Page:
And this, this is the most important aspect of the book to me. That Billy is UNIQUE and PROUD to be unique. And that she makes it about HER, about what she wants, what she needs and how she will live her life. There were quite a few moments of ugliness in this book that were so, so revealing as well. Billy goes through a lot of shit and the worst thing is the realisation that she goes through so much contempt, hate, violence and disgust and it is not even about HER, Billy Bloom. And that is one of the most enlightening, heartbreaking things I ever read: that bigotry it is never about the individual who is attacked, it is about conceptual ideals of what is right or wrong but alas, at the end of the day the individual, the person is the one that hurts, that suffers, and that has to go through all that. That it is so fucking personal to the one that is at the receiving end of hate but the haters can’t even be bothered to understand that and will carry on blindly hating on principle. What it’s worse? When even allies make it about them and their guilt .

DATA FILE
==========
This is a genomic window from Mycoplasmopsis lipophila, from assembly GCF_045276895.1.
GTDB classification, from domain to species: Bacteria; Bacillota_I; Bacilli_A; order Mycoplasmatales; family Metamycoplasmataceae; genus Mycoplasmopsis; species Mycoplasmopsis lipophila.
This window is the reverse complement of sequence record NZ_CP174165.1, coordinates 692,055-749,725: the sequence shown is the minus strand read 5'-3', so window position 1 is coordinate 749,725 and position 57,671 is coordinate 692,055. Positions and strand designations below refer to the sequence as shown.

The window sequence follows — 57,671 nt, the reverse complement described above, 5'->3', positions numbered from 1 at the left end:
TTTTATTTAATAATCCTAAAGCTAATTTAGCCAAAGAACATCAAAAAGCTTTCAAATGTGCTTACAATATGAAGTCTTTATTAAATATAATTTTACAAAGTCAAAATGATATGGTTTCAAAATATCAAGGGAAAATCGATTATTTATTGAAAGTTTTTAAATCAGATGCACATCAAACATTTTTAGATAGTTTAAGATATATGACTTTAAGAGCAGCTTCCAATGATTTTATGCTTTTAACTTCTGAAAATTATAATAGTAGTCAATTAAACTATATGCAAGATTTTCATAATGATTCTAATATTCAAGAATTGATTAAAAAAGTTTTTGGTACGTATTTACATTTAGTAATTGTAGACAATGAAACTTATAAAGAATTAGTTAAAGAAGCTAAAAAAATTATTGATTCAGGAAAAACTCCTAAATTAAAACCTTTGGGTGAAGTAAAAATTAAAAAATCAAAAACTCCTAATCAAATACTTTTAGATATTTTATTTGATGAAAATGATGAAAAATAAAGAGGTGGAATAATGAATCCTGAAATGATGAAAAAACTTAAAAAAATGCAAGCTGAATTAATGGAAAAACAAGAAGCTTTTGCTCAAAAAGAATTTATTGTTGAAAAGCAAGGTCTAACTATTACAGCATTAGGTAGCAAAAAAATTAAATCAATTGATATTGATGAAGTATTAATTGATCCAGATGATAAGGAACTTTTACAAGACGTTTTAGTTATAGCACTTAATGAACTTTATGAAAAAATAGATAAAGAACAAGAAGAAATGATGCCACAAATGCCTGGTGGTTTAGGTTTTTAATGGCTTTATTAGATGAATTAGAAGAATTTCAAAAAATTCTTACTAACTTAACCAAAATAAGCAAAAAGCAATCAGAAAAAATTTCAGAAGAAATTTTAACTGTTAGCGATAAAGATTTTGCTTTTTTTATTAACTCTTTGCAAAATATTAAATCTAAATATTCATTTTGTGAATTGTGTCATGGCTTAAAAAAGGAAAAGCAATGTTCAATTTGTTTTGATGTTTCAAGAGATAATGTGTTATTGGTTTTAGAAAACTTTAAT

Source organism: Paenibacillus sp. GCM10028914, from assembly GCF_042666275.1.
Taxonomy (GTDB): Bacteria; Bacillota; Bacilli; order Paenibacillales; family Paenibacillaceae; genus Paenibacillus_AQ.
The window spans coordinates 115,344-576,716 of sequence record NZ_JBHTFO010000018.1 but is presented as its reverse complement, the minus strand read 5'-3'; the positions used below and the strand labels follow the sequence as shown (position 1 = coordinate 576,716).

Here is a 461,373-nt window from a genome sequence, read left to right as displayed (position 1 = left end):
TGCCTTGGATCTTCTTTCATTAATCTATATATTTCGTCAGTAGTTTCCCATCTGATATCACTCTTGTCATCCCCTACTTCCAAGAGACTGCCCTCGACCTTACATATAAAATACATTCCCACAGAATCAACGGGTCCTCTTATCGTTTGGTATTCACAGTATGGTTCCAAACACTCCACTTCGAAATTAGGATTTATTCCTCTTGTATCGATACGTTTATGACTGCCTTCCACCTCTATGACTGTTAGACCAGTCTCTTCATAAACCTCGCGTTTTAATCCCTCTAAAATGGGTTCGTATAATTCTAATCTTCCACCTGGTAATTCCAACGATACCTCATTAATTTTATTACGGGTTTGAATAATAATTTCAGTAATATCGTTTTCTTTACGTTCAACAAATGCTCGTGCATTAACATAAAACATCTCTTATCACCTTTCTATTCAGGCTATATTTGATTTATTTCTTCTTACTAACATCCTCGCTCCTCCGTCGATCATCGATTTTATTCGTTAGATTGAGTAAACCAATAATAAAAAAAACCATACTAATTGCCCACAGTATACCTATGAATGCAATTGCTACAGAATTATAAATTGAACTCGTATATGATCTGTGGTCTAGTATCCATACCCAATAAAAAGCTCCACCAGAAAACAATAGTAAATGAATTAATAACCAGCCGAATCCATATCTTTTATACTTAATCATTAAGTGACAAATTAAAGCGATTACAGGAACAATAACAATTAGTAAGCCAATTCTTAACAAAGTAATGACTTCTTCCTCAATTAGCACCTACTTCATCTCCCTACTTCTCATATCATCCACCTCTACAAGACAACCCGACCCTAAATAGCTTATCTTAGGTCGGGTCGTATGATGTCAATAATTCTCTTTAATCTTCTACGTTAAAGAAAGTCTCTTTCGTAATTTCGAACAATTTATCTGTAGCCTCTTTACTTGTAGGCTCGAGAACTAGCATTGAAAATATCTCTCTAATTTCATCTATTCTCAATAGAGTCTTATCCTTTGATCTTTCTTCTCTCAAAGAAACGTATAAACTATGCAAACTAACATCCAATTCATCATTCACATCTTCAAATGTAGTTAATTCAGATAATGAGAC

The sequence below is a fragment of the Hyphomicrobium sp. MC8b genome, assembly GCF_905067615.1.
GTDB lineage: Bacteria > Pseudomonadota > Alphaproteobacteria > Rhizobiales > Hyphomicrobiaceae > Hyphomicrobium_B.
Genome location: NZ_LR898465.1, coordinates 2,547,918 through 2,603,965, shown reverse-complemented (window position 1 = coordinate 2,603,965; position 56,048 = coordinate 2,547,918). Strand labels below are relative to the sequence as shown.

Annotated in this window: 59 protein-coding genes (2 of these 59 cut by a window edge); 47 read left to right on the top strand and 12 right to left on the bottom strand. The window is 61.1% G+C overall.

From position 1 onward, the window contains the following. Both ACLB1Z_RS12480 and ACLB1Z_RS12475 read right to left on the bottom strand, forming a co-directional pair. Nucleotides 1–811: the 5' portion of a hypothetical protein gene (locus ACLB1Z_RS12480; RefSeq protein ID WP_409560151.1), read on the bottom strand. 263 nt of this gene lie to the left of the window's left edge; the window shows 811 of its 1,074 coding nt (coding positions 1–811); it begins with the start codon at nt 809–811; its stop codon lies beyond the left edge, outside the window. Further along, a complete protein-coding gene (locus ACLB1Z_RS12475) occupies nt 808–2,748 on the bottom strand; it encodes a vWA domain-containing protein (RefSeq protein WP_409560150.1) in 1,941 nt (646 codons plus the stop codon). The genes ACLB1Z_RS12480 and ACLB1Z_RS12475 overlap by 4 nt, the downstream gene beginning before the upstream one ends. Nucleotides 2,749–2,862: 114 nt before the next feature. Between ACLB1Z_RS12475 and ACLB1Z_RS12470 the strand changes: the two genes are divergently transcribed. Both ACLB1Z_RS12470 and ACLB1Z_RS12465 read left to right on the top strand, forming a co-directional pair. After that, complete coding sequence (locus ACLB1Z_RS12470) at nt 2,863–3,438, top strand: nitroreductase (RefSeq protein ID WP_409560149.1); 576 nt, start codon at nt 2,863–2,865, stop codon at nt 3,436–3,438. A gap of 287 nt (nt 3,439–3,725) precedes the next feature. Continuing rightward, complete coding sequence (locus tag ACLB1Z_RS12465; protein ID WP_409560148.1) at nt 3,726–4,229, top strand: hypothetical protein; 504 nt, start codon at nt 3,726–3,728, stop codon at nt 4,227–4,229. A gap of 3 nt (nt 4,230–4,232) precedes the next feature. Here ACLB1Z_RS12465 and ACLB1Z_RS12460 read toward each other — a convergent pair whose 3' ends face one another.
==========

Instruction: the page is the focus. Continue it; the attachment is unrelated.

says Billy at one point.

There is much to love about the book: Billy’s makeup lessons; his relationship with Flip and how compassionate and understanding Billy is and possibly the only person to understand the weight of outside expectations that Flip has to live with; Billy’s difficult relationship with both his parents; plus a lot of comedy, drama and HEART!

Notable Quotes/Parts:

“I’m pro-glamour and anti-khaki. I support total artistic freedom, and I’m against conservative backlashes. I intend to stamp out redneckism where I find it, and fight discrimination and Christian intolerance, using only my beauty, wit, and wig-styling skills. I’m going to try, single-handedly, to bring about an end to the hatred I’m found here at Eisenhower. … TEASE HAIR, NOT HOMOS!”